‘Bursts and explosions of creativity’ and being risk smart: lessons from responsive governments

By on 10/02/2022 | Updated on 11/02/2022
Photo:Alexas Fotos/Pixaby

Coronavirus forced public and civil services around the world to respond at a pace rarely seen to the public health and economic emergency. Panellists at a recent Global Government Forum webinar set out the results of the Responsive Government Survey – and discussed how departments can build on the positive changes that were prompted by the pandemic

Governments around the need to “lock in the lessons” from the coronavirus pandemic to make sure that the fast-acting response to the crisis can be used to improve public services in future, according to speakers at a Global Government Forum webinar.

The pandemic required governments to work at pace, and the Responsive government: investigating the agility of the civil service in nine countries webinar held in January heard from Paul Glover, the president of Shared Services Canada, about how it is working to make sure the lessons from the response are learned.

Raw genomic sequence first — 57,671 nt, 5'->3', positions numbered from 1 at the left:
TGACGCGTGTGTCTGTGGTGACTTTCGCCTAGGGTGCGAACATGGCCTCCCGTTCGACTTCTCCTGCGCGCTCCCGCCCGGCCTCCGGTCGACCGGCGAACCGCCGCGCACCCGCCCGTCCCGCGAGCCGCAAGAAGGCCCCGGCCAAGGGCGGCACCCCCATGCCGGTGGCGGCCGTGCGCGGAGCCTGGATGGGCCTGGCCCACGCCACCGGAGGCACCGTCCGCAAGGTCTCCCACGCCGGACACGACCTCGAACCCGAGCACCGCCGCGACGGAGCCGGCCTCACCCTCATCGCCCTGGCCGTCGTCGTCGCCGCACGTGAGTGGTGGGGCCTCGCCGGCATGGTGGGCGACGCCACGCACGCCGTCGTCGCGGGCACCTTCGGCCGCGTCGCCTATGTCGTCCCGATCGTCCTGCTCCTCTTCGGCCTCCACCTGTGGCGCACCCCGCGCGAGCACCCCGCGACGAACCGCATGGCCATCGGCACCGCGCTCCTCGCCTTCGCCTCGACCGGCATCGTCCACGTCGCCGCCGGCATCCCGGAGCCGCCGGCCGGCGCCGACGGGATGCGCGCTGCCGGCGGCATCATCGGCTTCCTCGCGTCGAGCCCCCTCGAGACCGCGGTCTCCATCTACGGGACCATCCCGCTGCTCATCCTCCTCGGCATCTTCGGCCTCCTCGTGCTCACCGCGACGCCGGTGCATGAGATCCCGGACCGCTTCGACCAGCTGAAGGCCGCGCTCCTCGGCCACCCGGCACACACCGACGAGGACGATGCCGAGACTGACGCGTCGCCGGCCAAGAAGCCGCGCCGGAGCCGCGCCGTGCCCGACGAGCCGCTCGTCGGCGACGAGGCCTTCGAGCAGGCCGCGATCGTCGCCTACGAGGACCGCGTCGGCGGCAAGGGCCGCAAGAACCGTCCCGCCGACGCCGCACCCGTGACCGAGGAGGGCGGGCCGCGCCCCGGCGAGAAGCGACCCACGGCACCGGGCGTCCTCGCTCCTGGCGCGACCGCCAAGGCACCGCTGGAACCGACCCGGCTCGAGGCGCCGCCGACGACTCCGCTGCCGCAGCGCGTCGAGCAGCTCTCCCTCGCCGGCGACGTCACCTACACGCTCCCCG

Glover said the organisation is now working at the federal level to “lock in the lessons that have been positive, not take them for granted”.

He set out that this process includes determining which interventions around the pandemic were “for exceptional times” and should be kept in the toolkit only for similar circumstances, versus what he said were things that could be absorbed as part of a culture of “continuous improvement”.

“There are definitely some lessons that we are learning in that respect,” he said. In particular, this includes reviewing changes to the processes used by authorities to sign off policy decisions.